ML: We split our time between New York and Philadelphia. We have a house that we own in Philadelphia and we have a friend that lives there so it's not empty when we're not there. We were lucky this fall when we were both working in New York. We got an apartment here and that was really nice to have time together. My show [Allegro at the CSC] closed, at the end of December and now I'm just splitting my time between Philadelphia and here to be a support system for him.
RM: When we were doing Avenue Q we would actually commute everyday — it's a totally feasible thing on the Amtrak train. We really love it in Philly, but when the show's are as demanding as Honeymoon and Allegro were on us it's easier to just get a place up here.

Opening night of <i>Allegro</i>
Opening night of Allegro Photo by Joseph Marzullo/WENN

When you're both in shows or when Maggie is in Philly, how do you make sure you have some husband and wife time?
RM: We try to keep the day off as sacred as we can and then when we both get home from the show there's always unwinding time. That usually is made up of video games. Most nights at 1 AM you can find us shooting zombies, or watching "Game of Thrones" or "Lost" reruns. We were both very obsessed with "Lost," to the point of having a piece of the "Lost" airplane wing that we bought at an auction in our apartment.

That's serious. Were you together when "Lost" was on?
ML: Yes, I actually introduced him to it because I lived with a friend and I said, "Once a week you're either not going to see me or you can join us and watch it." It's like I made him a drug addict. He's even pushed it on other people since then. He's become even more fanatical about it then I was.
RM: We planned our entire honeymoon around a trip to Oahu so we could take an eight hour Hummer tour of the filming locations. It's bad.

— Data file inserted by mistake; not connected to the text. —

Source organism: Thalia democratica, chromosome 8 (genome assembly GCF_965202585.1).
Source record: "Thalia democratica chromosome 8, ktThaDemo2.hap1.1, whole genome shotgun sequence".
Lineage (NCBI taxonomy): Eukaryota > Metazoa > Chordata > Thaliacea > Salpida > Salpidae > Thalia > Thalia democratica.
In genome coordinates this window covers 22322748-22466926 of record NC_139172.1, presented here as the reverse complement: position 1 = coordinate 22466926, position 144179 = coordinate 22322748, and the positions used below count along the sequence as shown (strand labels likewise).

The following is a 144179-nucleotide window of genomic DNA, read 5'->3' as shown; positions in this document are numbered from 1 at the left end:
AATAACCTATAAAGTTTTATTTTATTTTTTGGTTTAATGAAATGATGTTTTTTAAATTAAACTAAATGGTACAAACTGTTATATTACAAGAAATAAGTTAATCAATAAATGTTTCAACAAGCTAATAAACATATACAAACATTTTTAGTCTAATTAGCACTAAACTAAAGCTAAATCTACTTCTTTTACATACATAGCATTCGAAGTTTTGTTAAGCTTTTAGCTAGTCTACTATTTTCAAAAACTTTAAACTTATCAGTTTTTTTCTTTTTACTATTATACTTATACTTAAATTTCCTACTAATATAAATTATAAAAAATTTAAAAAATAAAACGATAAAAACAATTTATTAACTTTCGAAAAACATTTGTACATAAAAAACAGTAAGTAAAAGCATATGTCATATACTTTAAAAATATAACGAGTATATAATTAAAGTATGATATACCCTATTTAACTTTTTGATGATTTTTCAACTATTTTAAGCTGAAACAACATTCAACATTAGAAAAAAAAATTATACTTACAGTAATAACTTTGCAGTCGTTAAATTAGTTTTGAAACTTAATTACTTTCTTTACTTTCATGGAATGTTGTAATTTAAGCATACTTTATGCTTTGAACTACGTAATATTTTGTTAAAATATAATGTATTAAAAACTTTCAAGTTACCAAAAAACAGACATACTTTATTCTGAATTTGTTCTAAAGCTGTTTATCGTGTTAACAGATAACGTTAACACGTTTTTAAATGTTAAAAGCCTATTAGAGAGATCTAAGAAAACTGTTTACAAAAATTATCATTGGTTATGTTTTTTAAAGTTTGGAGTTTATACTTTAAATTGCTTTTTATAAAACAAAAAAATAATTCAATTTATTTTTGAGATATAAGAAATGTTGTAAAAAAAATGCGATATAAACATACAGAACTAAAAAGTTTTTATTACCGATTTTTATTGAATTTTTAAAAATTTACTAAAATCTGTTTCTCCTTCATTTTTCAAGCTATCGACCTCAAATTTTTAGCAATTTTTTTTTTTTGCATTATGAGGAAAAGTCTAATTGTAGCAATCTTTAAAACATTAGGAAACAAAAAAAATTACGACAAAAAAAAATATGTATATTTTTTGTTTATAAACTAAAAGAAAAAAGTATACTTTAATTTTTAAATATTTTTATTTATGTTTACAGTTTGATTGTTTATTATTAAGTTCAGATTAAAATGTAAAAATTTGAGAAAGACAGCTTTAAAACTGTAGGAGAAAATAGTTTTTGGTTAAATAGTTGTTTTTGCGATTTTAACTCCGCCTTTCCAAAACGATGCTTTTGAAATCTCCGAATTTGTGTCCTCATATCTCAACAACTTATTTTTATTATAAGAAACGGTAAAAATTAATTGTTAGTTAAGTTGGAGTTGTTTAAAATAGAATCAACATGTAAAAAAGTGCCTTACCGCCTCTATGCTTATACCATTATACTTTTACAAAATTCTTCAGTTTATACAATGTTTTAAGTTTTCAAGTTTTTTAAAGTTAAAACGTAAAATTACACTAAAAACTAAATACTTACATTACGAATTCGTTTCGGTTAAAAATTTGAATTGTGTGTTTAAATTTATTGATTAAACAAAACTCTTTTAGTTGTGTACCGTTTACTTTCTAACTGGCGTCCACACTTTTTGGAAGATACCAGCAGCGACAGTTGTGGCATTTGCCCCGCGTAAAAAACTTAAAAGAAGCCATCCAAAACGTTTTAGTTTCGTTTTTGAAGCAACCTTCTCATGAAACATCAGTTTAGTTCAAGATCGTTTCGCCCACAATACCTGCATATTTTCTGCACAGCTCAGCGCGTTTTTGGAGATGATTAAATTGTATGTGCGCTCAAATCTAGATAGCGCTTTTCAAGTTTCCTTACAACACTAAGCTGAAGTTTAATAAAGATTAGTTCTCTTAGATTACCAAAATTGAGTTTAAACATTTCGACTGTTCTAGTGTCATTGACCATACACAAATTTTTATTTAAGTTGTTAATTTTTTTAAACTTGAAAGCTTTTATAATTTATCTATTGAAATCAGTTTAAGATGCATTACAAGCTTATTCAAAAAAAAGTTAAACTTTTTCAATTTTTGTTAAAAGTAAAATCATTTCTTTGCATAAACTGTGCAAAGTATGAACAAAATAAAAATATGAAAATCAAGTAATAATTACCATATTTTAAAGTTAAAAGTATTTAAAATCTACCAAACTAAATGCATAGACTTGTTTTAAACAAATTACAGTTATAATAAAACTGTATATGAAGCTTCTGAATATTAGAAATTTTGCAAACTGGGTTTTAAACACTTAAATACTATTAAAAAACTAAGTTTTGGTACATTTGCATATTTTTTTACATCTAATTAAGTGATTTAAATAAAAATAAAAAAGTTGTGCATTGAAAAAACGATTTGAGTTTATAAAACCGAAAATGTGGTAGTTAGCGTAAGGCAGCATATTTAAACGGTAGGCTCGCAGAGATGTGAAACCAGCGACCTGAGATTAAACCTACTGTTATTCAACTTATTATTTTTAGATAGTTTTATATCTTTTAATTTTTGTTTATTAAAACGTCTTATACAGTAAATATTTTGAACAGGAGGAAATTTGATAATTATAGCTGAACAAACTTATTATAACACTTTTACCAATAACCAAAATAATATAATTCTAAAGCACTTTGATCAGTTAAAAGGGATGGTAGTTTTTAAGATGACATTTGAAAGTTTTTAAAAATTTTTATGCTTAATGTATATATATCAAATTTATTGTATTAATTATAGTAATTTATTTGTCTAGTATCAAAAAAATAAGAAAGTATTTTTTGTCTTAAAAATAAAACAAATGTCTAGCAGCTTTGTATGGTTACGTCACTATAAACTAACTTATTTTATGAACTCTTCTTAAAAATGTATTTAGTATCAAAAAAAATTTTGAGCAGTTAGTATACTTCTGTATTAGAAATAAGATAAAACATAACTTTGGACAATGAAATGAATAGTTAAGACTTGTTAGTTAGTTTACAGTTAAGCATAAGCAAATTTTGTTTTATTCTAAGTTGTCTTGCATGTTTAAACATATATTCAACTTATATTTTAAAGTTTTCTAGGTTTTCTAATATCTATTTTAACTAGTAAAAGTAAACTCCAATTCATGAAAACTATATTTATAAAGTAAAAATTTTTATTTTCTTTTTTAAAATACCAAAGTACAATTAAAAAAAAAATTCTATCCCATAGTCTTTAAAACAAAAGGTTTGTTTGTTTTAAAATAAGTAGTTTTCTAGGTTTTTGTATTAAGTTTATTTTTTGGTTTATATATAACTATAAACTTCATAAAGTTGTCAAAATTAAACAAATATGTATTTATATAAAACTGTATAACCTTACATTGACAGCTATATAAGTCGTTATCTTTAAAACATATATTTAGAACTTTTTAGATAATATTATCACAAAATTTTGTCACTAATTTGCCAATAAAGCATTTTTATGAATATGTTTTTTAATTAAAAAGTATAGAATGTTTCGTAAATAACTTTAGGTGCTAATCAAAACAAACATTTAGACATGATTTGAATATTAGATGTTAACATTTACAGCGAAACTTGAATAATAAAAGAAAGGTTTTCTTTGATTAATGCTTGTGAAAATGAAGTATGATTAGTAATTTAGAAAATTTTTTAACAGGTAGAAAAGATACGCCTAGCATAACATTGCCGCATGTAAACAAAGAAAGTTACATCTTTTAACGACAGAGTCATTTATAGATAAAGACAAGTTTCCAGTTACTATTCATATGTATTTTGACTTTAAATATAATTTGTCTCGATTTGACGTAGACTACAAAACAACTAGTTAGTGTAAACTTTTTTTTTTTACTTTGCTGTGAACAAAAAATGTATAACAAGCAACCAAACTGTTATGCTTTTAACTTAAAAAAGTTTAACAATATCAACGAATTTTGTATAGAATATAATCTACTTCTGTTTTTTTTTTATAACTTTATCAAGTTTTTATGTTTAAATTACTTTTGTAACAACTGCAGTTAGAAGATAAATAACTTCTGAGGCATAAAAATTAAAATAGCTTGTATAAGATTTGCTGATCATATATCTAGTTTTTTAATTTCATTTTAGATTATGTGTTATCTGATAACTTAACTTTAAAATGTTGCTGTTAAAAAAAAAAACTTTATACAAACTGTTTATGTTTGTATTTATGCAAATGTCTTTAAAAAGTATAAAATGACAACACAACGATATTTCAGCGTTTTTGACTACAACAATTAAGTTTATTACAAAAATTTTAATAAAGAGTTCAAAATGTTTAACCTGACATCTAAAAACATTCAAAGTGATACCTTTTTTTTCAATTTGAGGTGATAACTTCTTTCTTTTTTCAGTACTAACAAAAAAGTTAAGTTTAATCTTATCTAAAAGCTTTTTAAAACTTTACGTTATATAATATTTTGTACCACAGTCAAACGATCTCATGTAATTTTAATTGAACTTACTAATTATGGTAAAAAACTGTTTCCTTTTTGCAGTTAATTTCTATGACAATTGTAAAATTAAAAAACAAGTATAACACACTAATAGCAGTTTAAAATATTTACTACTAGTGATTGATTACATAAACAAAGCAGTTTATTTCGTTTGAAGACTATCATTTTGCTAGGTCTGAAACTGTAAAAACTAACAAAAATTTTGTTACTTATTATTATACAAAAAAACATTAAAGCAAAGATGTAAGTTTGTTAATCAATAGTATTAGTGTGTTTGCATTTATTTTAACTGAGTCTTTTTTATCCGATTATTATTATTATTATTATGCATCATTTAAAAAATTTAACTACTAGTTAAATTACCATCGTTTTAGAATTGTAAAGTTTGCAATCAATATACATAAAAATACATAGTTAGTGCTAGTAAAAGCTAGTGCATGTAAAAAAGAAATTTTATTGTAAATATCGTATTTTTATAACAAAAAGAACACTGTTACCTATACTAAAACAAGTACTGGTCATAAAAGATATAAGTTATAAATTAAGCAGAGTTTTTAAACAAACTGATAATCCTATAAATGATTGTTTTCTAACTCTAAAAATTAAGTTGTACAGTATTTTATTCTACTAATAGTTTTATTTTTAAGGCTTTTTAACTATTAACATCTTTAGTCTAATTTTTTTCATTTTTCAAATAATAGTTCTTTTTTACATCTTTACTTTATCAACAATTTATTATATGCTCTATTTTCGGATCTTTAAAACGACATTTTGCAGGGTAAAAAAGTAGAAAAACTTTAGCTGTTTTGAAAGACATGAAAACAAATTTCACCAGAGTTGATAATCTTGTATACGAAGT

Was it better than a honeymoon in Vegas?
RM and ML: Oh yeah, it was perfect.

Are there any shows you're obsessed with now?
RM: "Breaking Bad" was big for us. Right now we can't wait for "Game of Thrones" to come back. We're also eagerly awaiting "Better Call Saul."

What if one of you got a role on one of these shows?
RM: Are you kidding? We would freak out.

Lakis in <i>Sunday in the Park With George</i> at the Arden
Lakis in Sunday in the Park With George at the Arden Photo by Mark Garvin

Rob, has Tony Danza ever give you any marriage advice?
RM: That's so funny. No, but Tony is an amazing dad. Just last night his son and his two grandchildren came to see the show for the first time. Backstage he got a little misty eyed during intermission and he said, "I had a son really early on, and I was worried about how that was all going to pan out. And here I am so many years later, and that kid is bringing his kids to see me on Broadway." It was such a moving thing. He's such a family man. I look up to him a lot for his sense of pride for family and connectivity and that he never forgets where he came from.